In our January newsletter, we discussed that the beginning of the year is a good time to assess your practice, including your file management. This topic segues to the broader topic of succession planning, which covers a lawyer’s transition out of the practice. Good file management now can assist with that transition.

Many lawyers feel inclined to “keep everything forever.” This practice is not required by the Rules, and also makes the prospect of closing a practice unnecessarily daunting. In some circumstances, such as when a lawyer dies or becomes ill and isn’t able to attend to the practice, the lawyer’s family is tasked with closing the practice. To make this path easier for anyone involved in closing a law practice, there are things a lawyer can do now, particularly with file management (even long before retirement) to make the transition easier.

A few starting points include:
  1. Abandon the notion it’s necessary or even helpful to keep everything. Colo. RPC 1.16A Client File Retention provides a framework for how long a lawyer must keep a client file. It’s not “forever” or “the life of the lawyer”.
  2. Consider what duration is appropriate for certain types of client files.  For example, the requirement to keep financial records is seven years, see Colo. RPC 1.15D(a), and the time frame to keep the client file may differ.
  3. Establish a policy around file retention/disposal that your firm consistently follows.  Have a specific policy around original testamentary documents.
  4. Document your policy regarding file retention. If someone else needs to step in as inventory counsel, documented policies and procedures for all areas of the practice--and especially file management--will make that process easier.
  5. In accordance with the language of Rule 1.16A, consider including language in your fee agreement that explains your file retention policy. For example, some attorneys include standard language in client engagement letters that client files are subject to the firm’s file retention policies and professional conduct rules, and that files will be destroyed after the time limits provided in the policies and/or rules.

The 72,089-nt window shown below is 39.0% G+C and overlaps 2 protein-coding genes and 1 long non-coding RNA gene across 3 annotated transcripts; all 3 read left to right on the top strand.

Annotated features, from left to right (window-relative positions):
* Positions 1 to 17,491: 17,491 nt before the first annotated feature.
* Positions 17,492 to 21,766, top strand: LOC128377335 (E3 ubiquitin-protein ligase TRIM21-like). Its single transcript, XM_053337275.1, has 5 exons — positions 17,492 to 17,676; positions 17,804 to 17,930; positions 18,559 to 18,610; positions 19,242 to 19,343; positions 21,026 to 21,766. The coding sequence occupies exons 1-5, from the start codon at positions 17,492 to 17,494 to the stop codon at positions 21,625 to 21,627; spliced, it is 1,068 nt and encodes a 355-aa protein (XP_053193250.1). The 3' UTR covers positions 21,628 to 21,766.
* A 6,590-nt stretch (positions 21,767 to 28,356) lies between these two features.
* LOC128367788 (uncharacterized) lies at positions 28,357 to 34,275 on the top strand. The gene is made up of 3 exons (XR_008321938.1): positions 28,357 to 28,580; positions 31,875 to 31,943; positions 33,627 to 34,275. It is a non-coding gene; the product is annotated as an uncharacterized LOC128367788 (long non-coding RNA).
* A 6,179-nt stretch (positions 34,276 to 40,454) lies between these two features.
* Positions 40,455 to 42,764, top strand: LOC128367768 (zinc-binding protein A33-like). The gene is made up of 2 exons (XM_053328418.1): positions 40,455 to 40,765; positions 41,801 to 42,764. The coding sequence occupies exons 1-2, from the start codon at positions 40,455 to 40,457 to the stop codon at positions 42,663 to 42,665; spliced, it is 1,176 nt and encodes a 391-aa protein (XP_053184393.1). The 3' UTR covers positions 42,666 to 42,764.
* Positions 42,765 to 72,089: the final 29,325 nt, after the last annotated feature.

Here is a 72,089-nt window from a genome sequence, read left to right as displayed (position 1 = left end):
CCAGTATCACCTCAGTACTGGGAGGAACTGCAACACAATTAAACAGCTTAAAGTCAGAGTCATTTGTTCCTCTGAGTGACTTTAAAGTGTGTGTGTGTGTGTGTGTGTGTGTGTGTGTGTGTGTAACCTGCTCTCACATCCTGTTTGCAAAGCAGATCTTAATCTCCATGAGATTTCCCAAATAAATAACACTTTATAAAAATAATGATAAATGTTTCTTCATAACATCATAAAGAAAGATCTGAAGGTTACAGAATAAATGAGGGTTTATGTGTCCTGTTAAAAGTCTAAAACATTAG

For more information on succession planning, visit our website.


Need a receipt for your registration fees?

If you need a copy of your receipt for the 2023 attorney registration fees paid, please log into the online system at Colorado Supreme Court Payment System - Login ( Once you login, you will be prompted to print a receipt. Receipts will only be available until April 30, 2023. This is only if you paid online. All others requests for receipts should be emailed to

Admitted after December 1, 2022?

Attorneys admitted on or after December 1, 2022, do not need to register or pay fees for the 2023 attorney registration renewal.


Within the coming weeks, the Office of Attorney Regulation Counsel ("OARC") will transition to a new on-line system for attorneys to submit continuing legal education ("CLE") affidavits and monitor their transcripts for compliance. 

A blast e-mail will be sent out instructing recipients to create a new log-in so that in the future the system will not require entry of an individual’s date of birth.  At the point of creating this new log-in, the system will not request a credit card, bank account, or similar information.  Additionally, the new password will be encrypted so it will not be accessible by staff; if you forget what password you created, you will need to use the “forgot password” feature to create a new password and instructions will be sent to the registered email on file with Attorney Registration.

An announcement will be made at OARC's website,, at the same time as the blast email about the new CLE system.



April 1 application deadline for July 2023 bar exam

April 1 $150 late fee applies to attorney registration after this date

April 5 Rule 3.8 Presentation, 4th Judicial District, virtual (Jessica Yates)

April 17 Practicing with Professionalism, CBA-CLE webinar

April 19 About OARC, Northern Colorado (NOCO) Seminar, live in Fort Collins (Jessica Yates)

April 27 February 2023 bar exam results scheduled to be posted

April 28 Rule 3.8 Training, Colorado Municipal Judges Association Spring Conference, live in Vail (Jessica Yates)


May 1 Last day to pay registration fee with late charges to avoid administrative suspension

May 1 LATE application filing deadline for July 2023 bar exam   
May 8 Practicing with Professionalism, CBA-CLE webinar

May 22 Oath of Admission Ceremony—Boettcher Concert Hall (February 2023)


June 2  Navigating the Present Roadblocks of MJP and Addressing Its Future Potential, 48th ABA National Conference on Professional Responsibility, New Orleans, LA (panel presentation with April McMurrey, Brian Faughnan, Tyler Maulsby, moderated by Paula Frederick)

June 26 Practicing with Professionalism, CBA-CLE webinar
Copyright © 2023 Office of Attorney Regulation Counsel, Colorado Supreme Court, All rights reserved.